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Résumé Do’s and Don’ts – Part 2 – Age Proofing Tips

Things To Consider When Making A Job Application
Johanna Milbank
Written by Johanna Milbank

Last edition we covered the basic dos and don’ts of a resume. This time we are going to look at what we can do with our resume to remove indications of age and prevent some of the age bias often experienced by mature aged job seekers.

Date of Birth – Regardless of your age, do not put your date of birth on your resume! An employer does not need to know your age to know if you have the skills for a job. In most cases it is illegal to ask someone their age. Exceptions are for roles where compliance and regulations are in force i.e. to sell alcohol you must be over 18 years of age.

There are also other indicators of someone’s age. Many people put their year of birth in their email address. I would suggest using another email. Year finished high school is another one. For older workers when and where you completed school is just not relevant any more. Leave it out!

Photos – Unless you are a model and your job is linked to your face, do not include a photo of yourself. You want to be judged on your skills, knowledge and experience, not what you look like. You appearance does not say anything about your abilities. Though that does not give you permission to then attend a job interview in jeans and a  t-shirt! Always dress for the occasion, be smart, neat and wear the appropriate clothes for the job you are going for. If in doubt about what to wear better to dress up than to dress down.

Addressing gaps in your work history – Many people take a break from the workforce. This could be by choice or through necessity like child rearing, illness or caring for someone else. By only using the year (and not the exact date or month) in your work, volunteering or qualification history, breaks can often be hidden for those less than a year. For longer periods you might put down in your work history a reason and duration for the break ie. where you had a caring role or perhaps you travelled overseas for 12 months. These can often be applicable to a role you are applying for – Travel for the tourism industry or listing a caring role for the disability or aged care sector. Use it to your advantage. After all, these require skills in time management, organisation and often lead to learning new skills. Don’t undervalue your time out of the ‘paid’ workforce. It is all experience and many employers recognise the value of the skills learnt at these times in your life and as an example of ‘loyalty’ and “ethical values”.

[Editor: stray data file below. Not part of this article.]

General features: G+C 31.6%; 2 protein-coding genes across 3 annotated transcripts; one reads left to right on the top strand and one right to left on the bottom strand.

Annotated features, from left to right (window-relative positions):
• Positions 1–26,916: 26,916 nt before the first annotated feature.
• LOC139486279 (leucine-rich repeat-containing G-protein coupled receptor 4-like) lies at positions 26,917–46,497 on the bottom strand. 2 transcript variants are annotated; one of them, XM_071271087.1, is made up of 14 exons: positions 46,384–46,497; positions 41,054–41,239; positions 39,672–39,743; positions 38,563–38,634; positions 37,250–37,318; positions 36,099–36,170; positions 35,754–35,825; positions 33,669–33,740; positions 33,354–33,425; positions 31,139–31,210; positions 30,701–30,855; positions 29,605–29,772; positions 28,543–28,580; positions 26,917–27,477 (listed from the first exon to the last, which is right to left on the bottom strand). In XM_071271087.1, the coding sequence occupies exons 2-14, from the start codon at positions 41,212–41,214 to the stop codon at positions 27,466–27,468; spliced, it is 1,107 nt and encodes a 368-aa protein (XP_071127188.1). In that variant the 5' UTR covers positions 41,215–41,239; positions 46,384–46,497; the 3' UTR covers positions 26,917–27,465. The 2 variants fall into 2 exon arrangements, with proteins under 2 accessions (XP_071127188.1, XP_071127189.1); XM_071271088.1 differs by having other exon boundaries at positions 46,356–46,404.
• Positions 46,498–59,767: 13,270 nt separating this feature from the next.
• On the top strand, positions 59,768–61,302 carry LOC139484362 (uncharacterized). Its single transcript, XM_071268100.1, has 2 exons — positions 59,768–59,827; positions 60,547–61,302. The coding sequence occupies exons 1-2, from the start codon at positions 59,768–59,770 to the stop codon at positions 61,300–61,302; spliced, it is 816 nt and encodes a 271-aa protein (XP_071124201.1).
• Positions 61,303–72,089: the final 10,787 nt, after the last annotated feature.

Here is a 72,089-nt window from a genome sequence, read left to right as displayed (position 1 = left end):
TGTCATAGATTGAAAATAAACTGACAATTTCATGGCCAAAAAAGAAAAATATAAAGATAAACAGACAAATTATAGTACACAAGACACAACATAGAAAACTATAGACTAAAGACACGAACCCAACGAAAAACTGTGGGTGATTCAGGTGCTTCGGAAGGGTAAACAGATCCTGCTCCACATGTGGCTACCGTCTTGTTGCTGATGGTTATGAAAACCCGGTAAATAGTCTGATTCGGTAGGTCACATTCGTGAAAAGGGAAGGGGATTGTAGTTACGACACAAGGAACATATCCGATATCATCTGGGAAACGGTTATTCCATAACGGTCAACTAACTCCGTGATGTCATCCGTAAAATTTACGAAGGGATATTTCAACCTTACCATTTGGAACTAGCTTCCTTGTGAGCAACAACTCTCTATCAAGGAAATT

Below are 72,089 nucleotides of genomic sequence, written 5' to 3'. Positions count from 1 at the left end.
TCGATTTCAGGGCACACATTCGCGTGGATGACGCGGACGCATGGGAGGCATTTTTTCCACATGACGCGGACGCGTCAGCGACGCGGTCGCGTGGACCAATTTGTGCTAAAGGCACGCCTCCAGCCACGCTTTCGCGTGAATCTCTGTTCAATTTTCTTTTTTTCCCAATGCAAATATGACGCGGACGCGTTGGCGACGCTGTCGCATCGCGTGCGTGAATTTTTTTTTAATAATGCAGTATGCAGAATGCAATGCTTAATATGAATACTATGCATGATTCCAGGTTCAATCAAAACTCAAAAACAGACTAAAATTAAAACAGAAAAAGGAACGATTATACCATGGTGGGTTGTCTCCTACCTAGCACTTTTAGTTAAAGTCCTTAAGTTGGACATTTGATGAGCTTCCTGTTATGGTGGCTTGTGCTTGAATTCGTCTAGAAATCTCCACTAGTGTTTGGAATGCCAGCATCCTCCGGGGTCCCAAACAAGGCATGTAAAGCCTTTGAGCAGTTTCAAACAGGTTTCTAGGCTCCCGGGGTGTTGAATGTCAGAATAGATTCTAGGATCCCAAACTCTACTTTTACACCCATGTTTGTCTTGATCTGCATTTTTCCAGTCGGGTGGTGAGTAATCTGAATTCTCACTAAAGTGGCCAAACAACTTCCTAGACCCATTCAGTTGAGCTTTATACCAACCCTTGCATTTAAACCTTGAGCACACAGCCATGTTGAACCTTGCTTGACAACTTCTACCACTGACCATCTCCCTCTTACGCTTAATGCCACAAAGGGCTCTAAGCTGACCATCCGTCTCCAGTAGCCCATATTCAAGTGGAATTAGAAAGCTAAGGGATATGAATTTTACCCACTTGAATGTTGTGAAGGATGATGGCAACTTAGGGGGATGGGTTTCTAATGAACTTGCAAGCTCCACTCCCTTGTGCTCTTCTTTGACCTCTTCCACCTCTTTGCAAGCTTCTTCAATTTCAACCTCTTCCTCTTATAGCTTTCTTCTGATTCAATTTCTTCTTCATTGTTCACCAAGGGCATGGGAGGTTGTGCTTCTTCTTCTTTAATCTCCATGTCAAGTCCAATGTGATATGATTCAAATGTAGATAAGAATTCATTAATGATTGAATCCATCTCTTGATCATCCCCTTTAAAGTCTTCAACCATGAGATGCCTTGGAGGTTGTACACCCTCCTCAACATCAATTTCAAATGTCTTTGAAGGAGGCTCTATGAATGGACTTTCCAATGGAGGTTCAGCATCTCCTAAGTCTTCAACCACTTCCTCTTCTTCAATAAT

If you have had a variety of different types of roles over different industries you might only include the roles and qualification relevant to the job you are applying for. To cover this you might make a statement like “Previous roles in hospitality over 8 years 2003 – 2011”. This tactic also helps to keep the resume to a manageable length (remember no more than three pages long in total).

This also includes excluding schooling and qualifications that are no longer relevant or out of date. If you attended high school over 35 years ago or that first job at a super market check out, it will really have no bearing on a job you would apply for today. Leave it out. You also now have 35 other years of experience that is far more relevant.

Next article we will introduce you to Resume Parsing.

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Johanna Milbank

Johanna Milbank

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